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Old 16th June 2008
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Default Is bash included in OpenBSD?

What terminals are available in OpenBSD for a newly installed system? Is there a port for bash and how do i change the default terminal to bash?
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Old 16th June 2008
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Quote:
Originally Posted by bsdnewbie999 View Post
What terminals are available in OpenBSD for a newly installed system? Is there a port for bash and how do i change the default terminal to bash?
Default is Korn Shell. It is a OpenBSD "fork" of the public Korn Shell not to be mistaken with ATT Korn Shell and MidnightBSD Korn Shell .
Bash is available as a package. I do not think that Bash is very popular among BSD users and particularly not popular among OpenBSD users.
The part of the base system is Bourne shell of course because of Posix standard and I think C shell. I personally use Korn shell so I never bother to check.

Last edited by Oko; 16th June 2008 at 02:39 AM.
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Old 16th June 2008
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Quote:
Originally Posted by bsdnewbie999 View Post
What terminals are available in OpenBSD for a newly installed system?
  • the Korn shell (ksh(1)).
  • the C shell (csh(1)).
  • the restricted Korn shell (see the discussion for -r in ksh(1)).
  • the Bourne shell (sh(1)).
Note that with the last two, these are simply copies of /bin/ksh.
Quote:
Is there a port for bash...
Yes, see the following list of shells found in packages/ports:

http://openports.se/shells
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...and how do i change the default terminal to bash?
See the manpage for chsh(1).

This is also covered in Section 10.17 of the FAQ:

http://openbsd.org/faq/faq10.html#rootshell

Once you become comfortable with editing the password file, you can change the shell directly.
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Old 16th June 2008
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Just to chime in, bash is _n_o_t_ a terminal it is a shell.

Programs such as xterm are terminal emulators, the command line level interface through virtual teletypes when you first start the machine without X are 'virtual' consoles (not all that much different from a user point of view).


The shell runs in the console or terminal and should hopefully be fairly indifferent to which of them it runs in ;-)


PS

outside of bash specifics most things people expect of bash are doable in OpenBSDs pdksh implementation. A shell is mostly a shell for the most part unless you want to compare the other end of the pond.
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Old 16th June 2008
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Speaking as a long-time user of bash, who has only recently (since 4.2) switched to OpenBSD's ksh, there is nothing I could do in bash that I can't do in ksh.

That's one less port to have to install after a fresh system install.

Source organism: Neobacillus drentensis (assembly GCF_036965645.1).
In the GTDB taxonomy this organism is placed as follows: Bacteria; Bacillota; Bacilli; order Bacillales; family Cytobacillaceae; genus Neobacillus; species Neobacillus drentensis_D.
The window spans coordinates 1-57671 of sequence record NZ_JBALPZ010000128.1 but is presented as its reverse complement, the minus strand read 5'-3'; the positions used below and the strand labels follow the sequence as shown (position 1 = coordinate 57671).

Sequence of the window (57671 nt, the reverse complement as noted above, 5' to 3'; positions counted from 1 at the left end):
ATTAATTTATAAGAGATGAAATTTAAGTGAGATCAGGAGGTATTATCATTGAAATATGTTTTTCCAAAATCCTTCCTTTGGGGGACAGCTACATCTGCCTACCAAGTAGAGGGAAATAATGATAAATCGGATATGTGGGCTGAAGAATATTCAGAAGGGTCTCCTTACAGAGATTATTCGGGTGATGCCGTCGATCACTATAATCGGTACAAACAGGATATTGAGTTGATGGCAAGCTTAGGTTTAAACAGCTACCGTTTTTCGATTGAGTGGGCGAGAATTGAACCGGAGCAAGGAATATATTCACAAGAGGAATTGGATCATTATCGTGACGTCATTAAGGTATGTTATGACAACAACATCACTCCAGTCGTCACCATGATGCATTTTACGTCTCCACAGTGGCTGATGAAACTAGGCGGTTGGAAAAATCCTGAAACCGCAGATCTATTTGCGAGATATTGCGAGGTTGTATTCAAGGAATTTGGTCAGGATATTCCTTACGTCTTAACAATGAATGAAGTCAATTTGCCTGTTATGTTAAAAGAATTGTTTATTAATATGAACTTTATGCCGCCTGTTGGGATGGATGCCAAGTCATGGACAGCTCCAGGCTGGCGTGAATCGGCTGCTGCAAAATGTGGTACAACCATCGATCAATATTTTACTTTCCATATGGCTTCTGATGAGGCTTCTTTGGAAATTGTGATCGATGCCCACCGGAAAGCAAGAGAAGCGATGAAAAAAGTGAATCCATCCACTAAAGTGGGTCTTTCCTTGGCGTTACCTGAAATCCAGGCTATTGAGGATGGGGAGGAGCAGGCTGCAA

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Old 16th June 2008
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Install http://openports.se/sysutils/checkbashisms
and run your bash scripts through it.

If you want to be portable, you can run [pd]ksh with the POSIX options, much like the /bin/sh link in Linux does.

And, beeing OpenBSD stock, ksh code is audited!
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Old 16th June 2008
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Quote:
Originally Posted by marcolino View Post
Speaking as a long-time user of bash, who has only recently (since 4.2) switched to OpenBSD's ksh, there is nothing I could do in bash that I can't do in ksh.

That's one less port to have to install after a fresh system install.


And that's nothing to scoff at- I believe you could call it a 'best practice' to keep your servers as lean as possible on the application installations. If you can accomplish what you need with what's already installed... then do so.

The other thing is that the rest of the OBSD community (as a whole, anyway) uses the default KSH... so you would be in better company using KSH instead.
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Old 17th June 2008
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Quote:
Originally Posted by ai-danno View Post
And that's nothing to scoff at- I believe you could call it a 'best practice' to keep your servers as lean as possible on the application installations. If you can accomplish what you need with what's already installed... then do so.

The other thing is that the rest of the OBSD community (as a whole, anyway) uses the default KSH... so you would be in better company using KSH instead.
Add to that the ease of upgrading from one release to the next. Ports can be deprecated and removed, causing all sorts of configuration problems. At least if you keep to using the base, when something changes, it will be well-documented, with any necessary changes plainly spelled out. Just take a look at any Upgrade Guide.
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Old 17th June 2008
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OpenBSD as one of the best upgrading mechanism in the *nix world.

pkg_add -ui (man packages)
make update clean (man ports)
and
setting your FETCH_PACKAGES you would first grab the binary update if it exists instead of spending CPU time re-inventing warm water.